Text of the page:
Josef Newgarden

Josef Newgarden welcomed the opportunity last week to explain some of the nuances in the Verizon IndyCar Series’ new car unveiled at the North American International Auto Show in Detroit.

The reigning series champion for Team Penske likes the new design, which features a universal aero kit that reduces downforce from the previous competitive kits supplied by Chevrolet and Honda. The new car demands more from the driver in managing high speeds into the corners.

After finishing his speech, Newgarden reiterated what other drivers have already said, that they welcome the challenge of adapting to the new car.

“Anything that showcases my value more for getting paid to drive the race car, I like,” Newgarden said. “Whenever you’re a paid race car driver, you want something that separates you from the other guys. We’ll have that in abundance with this new car.

“We still need another 100 horsepower for the car to get fully there to be super difficult. It’s not that it’s not difficult, but I think the top guys would like another 100 to 150 horsepower, and then that would really be a challenge. We’re going to ask for even more. This year, we’re going to try to get on top of the new aerodynamic and mechanical package, and I think that will be a challenge enough. Then as we get into the new engine versions coming up in the near future, that will be another whole new thing to learn after that. I’m excited about it. I like change. I like difficulty.”

Newgarden said he expects top speeds to be in the same 240-245 mph range on the straights at Indianapolis Motor Speedway for May’s 102nd Running of the Indianapolis 500 presented by PennGrade Motor Oil. He said the biggest change will be in how the cars handle on road and street courses.

“Having already tested it, it’s more difficult on a road/street course configuration compared to what we had, which is a good thing,” Newgarden said. “But also, the attitude is better. You talk about the weight distribution moving forward, just some of the handling characteristics mechanically, the car is almost easier to drive in a way. It’s more difficult with the less downforce, you’re moving, but the car is predictable at the same time. It’s enjoyable to slide it (through corners) now.”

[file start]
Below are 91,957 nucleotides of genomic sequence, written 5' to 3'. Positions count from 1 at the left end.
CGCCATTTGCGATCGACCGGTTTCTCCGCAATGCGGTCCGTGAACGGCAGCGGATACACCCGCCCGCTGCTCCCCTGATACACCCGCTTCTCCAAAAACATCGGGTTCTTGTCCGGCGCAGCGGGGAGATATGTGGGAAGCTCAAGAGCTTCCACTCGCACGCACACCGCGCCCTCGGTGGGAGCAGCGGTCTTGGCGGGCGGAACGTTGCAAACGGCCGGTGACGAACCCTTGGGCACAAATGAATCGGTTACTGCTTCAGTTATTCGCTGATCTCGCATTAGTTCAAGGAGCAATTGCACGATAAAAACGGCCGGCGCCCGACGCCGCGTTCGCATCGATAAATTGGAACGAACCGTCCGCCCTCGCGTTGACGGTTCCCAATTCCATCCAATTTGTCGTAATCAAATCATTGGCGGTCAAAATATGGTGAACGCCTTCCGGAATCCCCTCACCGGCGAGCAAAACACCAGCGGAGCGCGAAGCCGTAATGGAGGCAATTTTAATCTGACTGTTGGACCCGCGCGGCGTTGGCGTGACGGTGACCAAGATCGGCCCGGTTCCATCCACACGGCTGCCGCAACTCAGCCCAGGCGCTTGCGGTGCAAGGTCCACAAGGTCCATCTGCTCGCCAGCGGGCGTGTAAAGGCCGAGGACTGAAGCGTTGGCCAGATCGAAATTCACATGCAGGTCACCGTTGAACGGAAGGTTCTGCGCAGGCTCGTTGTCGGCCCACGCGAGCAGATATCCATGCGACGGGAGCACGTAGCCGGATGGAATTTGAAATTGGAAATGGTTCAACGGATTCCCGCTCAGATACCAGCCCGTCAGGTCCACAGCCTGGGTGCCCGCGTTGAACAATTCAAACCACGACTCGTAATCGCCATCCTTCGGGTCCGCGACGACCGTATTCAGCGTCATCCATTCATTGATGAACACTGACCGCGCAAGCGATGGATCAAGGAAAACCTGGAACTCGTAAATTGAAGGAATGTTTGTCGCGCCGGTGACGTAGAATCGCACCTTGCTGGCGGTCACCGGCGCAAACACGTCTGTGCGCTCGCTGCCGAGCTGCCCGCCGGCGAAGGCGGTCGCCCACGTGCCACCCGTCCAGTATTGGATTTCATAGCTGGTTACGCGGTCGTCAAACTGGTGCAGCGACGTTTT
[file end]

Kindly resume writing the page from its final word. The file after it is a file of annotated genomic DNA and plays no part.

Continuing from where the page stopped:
Newgarden elaborated on a media conference call about what drivers will face on road and street courses this year.

“I think we're all going to have to work really hard to figure out what this car wants,” he said. “Essentially, the car is more lively. It slides around a lot more. You have to be comfortable with it moving underneath you, particularly on corner entry. Drivers are going to struggle to find their footing on their braking and getting into the corner. The rear is really wanting to come around on you.

“And then after that, it's really going to be about managing tires over stints. I think that will be difficult, which is a good thing. It's really going to make it hard on the driver to last through the entire race stints. And then the most important thing is just the following rate. With this new car and the way the aerodynamics work, it's all about powering the underwing. We want to make the downforce for the car mainly from the underwing, not disrupt the air to the car behind you.